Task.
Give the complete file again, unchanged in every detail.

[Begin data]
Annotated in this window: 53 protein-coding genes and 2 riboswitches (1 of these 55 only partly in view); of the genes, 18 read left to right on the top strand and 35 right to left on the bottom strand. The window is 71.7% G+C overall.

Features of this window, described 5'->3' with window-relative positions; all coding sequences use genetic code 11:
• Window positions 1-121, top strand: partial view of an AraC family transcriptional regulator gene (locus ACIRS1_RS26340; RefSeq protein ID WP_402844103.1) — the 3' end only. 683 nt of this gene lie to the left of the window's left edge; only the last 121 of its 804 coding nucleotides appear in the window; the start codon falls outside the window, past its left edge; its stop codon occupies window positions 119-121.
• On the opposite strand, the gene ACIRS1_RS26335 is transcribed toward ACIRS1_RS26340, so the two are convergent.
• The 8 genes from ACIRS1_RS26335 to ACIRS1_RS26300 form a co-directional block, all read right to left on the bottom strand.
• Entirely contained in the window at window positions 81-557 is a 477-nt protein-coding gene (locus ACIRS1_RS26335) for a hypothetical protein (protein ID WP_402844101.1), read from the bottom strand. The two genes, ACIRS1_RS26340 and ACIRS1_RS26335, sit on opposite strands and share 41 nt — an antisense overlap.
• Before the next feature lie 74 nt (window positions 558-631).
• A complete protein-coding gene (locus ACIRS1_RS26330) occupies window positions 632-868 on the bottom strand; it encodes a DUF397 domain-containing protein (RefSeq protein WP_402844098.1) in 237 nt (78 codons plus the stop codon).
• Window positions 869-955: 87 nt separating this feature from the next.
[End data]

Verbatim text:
Annotated in this window: 53 protein-coding genes and 2 riboswitches (1 of these 55 only partly in view); of the genes, 18 read left to right on the top strand and 35 right to left on the bottom strand. The window is 71.7% G+C overall.

Features of this window, described 5'->3' with window-relative positions; all coding sequences use genetic code 11:
• Window positions 1-121, top strand: partial view of an AraC family transcriptional regulator gene (locus ACIRS1_RS26340; RefSeq protein ID WP_402844103.1) — the 3' end only. 683 nt of this gene lie to the left of the window's left edge; only the last 121 of its 804 coding nucleotides appear in the window; the start codon falls outside the window, past its left edge; its stop codon occupies window positions 119-121.
• On the opposite strand, the gene ACIRS1_RS26335 is transcribed toward ACIRS1_RS26340, so the two are convergent.
• The 8 genes from ACIRS1_RS26335 to ACIRS1_RS26300 form a co-directional block, all read right to left on the bottom strand.
• Entirely contained in the window at window positions 81-557 is a 477-nt protein-coding gene (locus ACIRS1_RS26335) for a hypothetical protein (protein ID WP_402844101.1), read from the bottom strand. The two genes, ACIRS1_RS26340 and ACIRS1_RS26335, sit on opposite strands and share 41 nt — an antisense overlap.
• Before the next feature lie 74 nt (window positions 558-631).
• A complete protein-coding gene (locus ACIRS1_RS26330) occupies window positions 632-868 on the bottom strand; it encodes a DUF397 domain-containing protein (RefSeq protein WP_402844098.1) in 237 nt (78 codons plus the stop codon).
• Window positions 869-955: 87 nt separating this feature from the next.